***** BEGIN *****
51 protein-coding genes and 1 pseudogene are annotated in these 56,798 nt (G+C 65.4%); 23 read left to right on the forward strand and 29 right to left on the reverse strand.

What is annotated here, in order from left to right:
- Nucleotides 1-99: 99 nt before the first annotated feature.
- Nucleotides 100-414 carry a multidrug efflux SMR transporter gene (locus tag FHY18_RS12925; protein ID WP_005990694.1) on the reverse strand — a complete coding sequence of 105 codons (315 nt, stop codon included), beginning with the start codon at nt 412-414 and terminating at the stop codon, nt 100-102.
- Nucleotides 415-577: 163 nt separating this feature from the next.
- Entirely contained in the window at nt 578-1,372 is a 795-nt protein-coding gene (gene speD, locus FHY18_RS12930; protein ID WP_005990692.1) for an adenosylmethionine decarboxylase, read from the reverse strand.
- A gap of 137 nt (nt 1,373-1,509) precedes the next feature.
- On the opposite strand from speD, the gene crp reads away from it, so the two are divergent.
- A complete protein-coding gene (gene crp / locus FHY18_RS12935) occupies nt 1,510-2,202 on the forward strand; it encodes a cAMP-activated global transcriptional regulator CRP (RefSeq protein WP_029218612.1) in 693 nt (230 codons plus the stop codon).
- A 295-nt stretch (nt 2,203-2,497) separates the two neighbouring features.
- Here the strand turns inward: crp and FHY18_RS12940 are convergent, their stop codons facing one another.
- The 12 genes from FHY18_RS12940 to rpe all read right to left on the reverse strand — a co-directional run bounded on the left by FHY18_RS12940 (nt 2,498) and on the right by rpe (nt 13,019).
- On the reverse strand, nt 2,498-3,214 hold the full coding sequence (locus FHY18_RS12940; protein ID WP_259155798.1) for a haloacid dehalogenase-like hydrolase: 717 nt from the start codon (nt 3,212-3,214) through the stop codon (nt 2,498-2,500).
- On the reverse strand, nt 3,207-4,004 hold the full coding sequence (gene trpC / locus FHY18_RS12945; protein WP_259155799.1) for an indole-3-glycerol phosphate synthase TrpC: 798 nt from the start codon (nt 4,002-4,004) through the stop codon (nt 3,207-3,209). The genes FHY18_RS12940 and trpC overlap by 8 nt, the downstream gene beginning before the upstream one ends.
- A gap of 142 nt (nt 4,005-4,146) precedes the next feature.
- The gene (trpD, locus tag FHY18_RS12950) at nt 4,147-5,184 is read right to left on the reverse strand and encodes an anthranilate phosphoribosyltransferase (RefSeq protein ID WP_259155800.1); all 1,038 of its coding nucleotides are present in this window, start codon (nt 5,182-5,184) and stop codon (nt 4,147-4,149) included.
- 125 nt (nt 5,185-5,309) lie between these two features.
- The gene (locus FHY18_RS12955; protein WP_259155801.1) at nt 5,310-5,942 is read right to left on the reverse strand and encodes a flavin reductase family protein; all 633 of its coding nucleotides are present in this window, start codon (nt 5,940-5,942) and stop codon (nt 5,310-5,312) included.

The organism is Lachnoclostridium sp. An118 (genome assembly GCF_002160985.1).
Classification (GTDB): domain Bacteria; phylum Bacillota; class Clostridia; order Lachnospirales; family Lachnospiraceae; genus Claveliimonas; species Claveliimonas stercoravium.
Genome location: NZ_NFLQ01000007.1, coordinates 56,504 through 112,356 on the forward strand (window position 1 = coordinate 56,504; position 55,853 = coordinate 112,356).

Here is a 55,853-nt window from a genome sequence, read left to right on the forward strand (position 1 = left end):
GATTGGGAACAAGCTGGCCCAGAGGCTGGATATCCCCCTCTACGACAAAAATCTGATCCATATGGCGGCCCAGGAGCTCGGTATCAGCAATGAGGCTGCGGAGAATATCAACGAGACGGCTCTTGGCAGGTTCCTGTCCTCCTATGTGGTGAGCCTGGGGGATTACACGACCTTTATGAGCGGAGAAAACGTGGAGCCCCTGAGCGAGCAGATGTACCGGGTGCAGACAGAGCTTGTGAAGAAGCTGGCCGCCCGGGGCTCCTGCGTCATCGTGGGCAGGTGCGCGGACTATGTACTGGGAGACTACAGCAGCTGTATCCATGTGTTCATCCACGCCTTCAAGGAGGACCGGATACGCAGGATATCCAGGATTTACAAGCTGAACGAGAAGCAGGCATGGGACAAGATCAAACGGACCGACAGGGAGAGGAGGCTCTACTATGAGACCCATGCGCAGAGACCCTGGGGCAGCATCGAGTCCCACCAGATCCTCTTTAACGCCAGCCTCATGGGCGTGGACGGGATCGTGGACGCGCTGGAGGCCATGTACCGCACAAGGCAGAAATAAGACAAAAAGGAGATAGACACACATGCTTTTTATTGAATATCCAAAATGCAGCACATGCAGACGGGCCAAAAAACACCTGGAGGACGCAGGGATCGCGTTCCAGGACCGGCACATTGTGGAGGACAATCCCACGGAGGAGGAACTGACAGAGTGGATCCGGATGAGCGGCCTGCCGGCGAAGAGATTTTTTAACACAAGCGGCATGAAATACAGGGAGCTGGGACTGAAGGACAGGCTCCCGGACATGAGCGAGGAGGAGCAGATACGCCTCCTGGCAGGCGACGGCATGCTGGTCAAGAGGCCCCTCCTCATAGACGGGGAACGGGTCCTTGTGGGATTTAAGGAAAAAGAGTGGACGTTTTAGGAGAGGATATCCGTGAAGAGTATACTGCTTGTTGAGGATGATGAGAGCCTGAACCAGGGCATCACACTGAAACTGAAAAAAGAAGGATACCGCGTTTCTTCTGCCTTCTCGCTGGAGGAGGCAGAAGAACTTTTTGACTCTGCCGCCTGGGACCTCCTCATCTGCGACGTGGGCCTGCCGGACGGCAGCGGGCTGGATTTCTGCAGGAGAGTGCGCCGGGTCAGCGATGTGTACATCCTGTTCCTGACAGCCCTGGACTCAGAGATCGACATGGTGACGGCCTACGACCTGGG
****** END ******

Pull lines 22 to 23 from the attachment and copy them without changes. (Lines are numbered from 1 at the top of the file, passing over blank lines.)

Here is a 55,853-nt window from a genome sequence, read left to right on the forward strand (position 1 = left end):
GATTGGGAACAAGCTGGCCCAGAGGCTGGATATCCCCCTCTACGACAAAAATCTGATCCATATGGCGGCCCAGGAGCTCGGTATCAGCAATGAGGCTGCGGAGAATATCAACGAGACGGCTCTTGGCAGGTTCCTGTCCTCCTATGTGGTGAGCCTGGGGGATTACACGACCTTTATGAGCGGAGAAAACGTGGAGCCCCTGAGCGAGCAGATGTACCGGGTGCAGACAGAGCTTGTGAAGAAGCTGGCCGCCCGGGGCTCCTGCGTCATCGTGGGCAGGTGCGCGGACTATGTACTGGGAGACTACAGCAGCTGTATCCATGTGTTCATCCACGCCTTCAAGGAGGACCGGATACGCAGGATATCCAGGATTTACAAGCTGAACGAGAAGCAGGCATGGGACAAGATCAAACGGACCGACAGGGAGAGGAGGCTCTACTATGAGACCCATGCGCAGAGACCCTGGGGCAGCATCGAGTCCCACCAGATCCTCTTTAACGCCAGCCTCATGGGCGTGGACGGGATCGTGGACGCGCTGGAGGCCATGTACCGCACAAGGCAGAAATAAGACAAAAAGGAGATAGACACACATGCTTTTTATTGAATATCCAAAATGCAGCACATGCAGACGGGCCAAAAAACACCTGGAGGACGCAGGGATCGCGTTCCAGGACCGGCACATTGTGGAGGACAATCCCACGGAGGAGGAACTGACAGAGTGGATCCGGATGAGCGGCCTGCCGGCGAAGAGATTTTTTAACACAAGCGGCATGAAATACAGGGAGCTGGGACTGAAGGACAGGCTCCCGGACATGAGCGAGGAGGAGCAGATACGCCTCCTGGCAGGCGACGGCATGCTGGTCAAGAGGCCCCTCCTCATAGACGGGGAACGGGTCCTTGTGGGATTTAAGGAAAAAGAGTGGACGTTTTAGGAGAGGATATCCGTGAAGAGTATACTGCTTGTTGAGGATGATGAGAGCCTGAACCAGGGCATCACACTGAAACTGAAAAAAGAAGGATACCGCGTTTCTTCTGCCTTCTCGCTGGAGGAGGCAGAAGAACTTTTTGACTCTGCCGCCTGGGACCTCCTCATCTGCGACGTGGGCCTGCCGGACGGCAGCGGGCTGGATTTCTGCAGGAGAGTGCGCCGGGTCAGCGATGTGTACATCCTGTTCCTGACAGCCCTGGACTCAGAGATCGACATGGTGACGGCCTACGACCTGGG